Credit Scoring and Mortgage Securitization: Implications for Mortgage Rates and Credit Availability
This article develops a model of the interactions between borrowers, originators, and a securitizer in primary and secondary mortgage markets. In the secondary market, the securitizer adds liquidity and plays a strategic game with mortgage originators. The securitizer sets the price at which it will purchase mortgages and the credit-score standard that qualifies a mortgage for purchase. We investigate two potential links between securitization and mortgage rates. First, we analyze whether a portion of the liquidity premium gets passed on to borrowers in the form of a lower mortgage rate. Somewhat surprisingly, we find very plausible conditions under which securitization fails to lower the mortgage rate. Second, and consistent with recent empirical results, we derive an inverse correlation between the volume of securitization and mortgage rates. However, the causation is reversed from the standard rendering. In our model, a decline in the mortgage rate causes increased securitization rather than the other way around. Copyright 2001 by Kluwer Academic Publishers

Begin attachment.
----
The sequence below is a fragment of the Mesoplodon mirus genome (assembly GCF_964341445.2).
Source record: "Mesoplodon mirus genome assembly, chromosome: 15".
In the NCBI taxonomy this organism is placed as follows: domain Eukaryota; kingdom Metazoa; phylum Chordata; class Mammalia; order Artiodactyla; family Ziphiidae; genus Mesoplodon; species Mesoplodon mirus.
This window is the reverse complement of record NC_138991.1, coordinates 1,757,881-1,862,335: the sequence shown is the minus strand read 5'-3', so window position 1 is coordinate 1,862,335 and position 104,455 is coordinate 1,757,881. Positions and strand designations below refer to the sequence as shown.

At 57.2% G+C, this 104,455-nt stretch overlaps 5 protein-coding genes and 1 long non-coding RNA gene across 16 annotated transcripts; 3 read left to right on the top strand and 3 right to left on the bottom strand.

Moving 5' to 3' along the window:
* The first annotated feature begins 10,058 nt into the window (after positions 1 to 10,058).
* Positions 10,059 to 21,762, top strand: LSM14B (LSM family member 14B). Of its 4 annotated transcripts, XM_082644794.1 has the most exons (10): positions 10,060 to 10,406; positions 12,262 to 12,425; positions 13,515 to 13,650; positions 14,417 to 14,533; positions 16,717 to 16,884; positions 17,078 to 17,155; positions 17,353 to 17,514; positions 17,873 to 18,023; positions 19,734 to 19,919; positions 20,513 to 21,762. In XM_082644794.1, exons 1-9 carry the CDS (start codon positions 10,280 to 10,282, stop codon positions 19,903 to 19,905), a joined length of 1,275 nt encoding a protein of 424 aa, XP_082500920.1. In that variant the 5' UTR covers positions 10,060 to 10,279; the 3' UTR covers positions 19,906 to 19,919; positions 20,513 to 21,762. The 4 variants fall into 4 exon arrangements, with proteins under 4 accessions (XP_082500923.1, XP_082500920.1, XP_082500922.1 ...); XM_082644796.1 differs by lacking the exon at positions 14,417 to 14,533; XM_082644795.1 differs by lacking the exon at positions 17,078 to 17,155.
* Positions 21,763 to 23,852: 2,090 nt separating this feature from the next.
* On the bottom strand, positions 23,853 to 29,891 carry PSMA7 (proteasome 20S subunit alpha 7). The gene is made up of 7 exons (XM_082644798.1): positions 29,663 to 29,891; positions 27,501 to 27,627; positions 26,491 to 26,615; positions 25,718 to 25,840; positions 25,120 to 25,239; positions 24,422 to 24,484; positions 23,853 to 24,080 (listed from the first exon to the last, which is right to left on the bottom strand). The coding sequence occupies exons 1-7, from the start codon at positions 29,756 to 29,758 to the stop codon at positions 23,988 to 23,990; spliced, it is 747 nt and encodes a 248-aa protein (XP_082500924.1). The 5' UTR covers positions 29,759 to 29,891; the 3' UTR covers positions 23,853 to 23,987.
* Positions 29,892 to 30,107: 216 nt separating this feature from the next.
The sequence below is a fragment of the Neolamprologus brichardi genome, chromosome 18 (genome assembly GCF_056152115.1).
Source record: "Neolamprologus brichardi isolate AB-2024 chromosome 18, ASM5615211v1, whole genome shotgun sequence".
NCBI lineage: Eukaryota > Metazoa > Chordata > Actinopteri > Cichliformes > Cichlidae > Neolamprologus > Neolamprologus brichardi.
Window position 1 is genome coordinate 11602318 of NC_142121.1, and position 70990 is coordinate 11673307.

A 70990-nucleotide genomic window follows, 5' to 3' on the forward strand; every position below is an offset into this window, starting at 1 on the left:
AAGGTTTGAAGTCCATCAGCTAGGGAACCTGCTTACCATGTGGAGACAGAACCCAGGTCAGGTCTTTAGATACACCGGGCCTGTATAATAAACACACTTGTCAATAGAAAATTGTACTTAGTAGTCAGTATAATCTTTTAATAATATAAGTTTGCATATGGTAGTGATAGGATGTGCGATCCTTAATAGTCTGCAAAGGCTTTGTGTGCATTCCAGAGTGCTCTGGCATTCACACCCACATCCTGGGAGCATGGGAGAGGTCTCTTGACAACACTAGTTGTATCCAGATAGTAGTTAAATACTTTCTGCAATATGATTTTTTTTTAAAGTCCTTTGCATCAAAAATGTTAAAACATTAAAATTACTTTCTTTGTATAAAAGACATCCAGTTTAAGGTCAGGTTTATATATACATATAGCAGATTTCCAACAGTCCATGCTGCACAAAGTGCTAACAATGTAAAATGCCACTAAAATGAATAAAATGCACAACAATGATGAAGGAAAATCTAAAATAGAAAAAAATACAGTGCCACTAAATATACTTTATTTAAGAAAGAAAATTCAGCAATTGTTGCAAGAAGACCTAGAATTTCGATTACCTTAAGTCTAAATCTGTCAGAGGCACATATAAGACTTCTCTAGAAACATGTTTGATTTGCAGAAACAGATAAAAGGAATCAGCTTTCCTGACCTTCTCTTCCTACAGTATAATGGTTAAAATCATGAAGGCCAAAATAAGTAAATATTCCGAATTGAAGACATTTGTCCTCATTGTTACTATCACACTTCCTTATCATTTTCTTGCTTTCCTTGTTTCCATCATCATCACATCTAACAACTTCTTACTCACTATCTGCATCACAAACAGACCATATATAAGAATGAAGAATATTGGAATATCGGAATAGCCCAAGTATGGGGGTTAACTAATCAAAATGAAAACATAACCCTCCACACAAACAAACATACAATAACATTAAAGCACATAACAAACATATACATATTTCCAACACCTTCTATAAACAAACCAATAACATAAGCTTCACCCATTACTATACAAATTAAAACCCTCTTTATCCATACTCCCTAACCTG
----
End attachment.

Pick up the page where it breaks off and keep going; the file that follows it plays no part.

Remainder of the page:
When requesting a correction, please mention this item's handle: RePEc:kap:jrefec:v:23:y:2001:i:3:p:337-63. See general information about how to correct material in RePEc.
For technical questions regarding this item, or to correct its authors, title, abstract, bibliographic or download information, contact: (Guenther Eichhorn)or (Christopher F. Baum)
If references are entirely missing, you can add them using this form.